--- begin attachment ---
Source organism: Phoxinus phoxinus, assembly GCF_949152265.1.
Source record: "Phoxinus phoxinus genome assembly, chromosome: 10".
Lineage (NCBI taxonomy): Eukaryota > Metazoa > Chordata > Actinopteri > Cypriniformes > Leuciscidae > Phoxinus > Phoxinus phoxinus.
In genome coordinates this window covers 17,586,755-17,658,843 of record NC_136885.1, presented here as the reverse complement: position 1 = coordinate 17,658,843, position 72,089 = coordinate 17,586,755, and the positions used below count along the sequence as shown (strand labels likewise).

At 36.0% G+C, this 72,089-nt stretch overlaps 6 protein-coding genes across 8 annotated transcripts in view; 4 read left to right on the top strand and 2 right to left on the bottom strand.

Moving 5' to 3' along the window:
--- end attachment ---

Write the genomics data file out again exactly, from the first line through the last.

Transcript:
Source organism: Phoxinus phoxinus, assembly GCF_949152265.1.
Source record: "Phoxinus phoxinus genome assembly, chromosome: 10".
Lineage (NCBI taxonomy): Eukaryota > Metazoa > Chordata > Actinopteri > Cypriniformes > Leuciscidae > Phoxinus > Phoxinus phoxinus.
In genome coordinates this window covers 17,586,755-17,658,843 of record NC_136885.1, presented here as the reverse complement: position 1 = coordinate 17,658,843, position 72,089 = coordinate 17,586,755, and the positions used below count along the sequence as shown (strand labels likewise).

At 36.0% G+C, this 72,089-nt stretch overlaps 6 protein-coding genes across 8 annotated transcripts in view; 4 read left to right on the top strand and 2 right to left on the bottom strand.

Moving 5' to 3' along the window: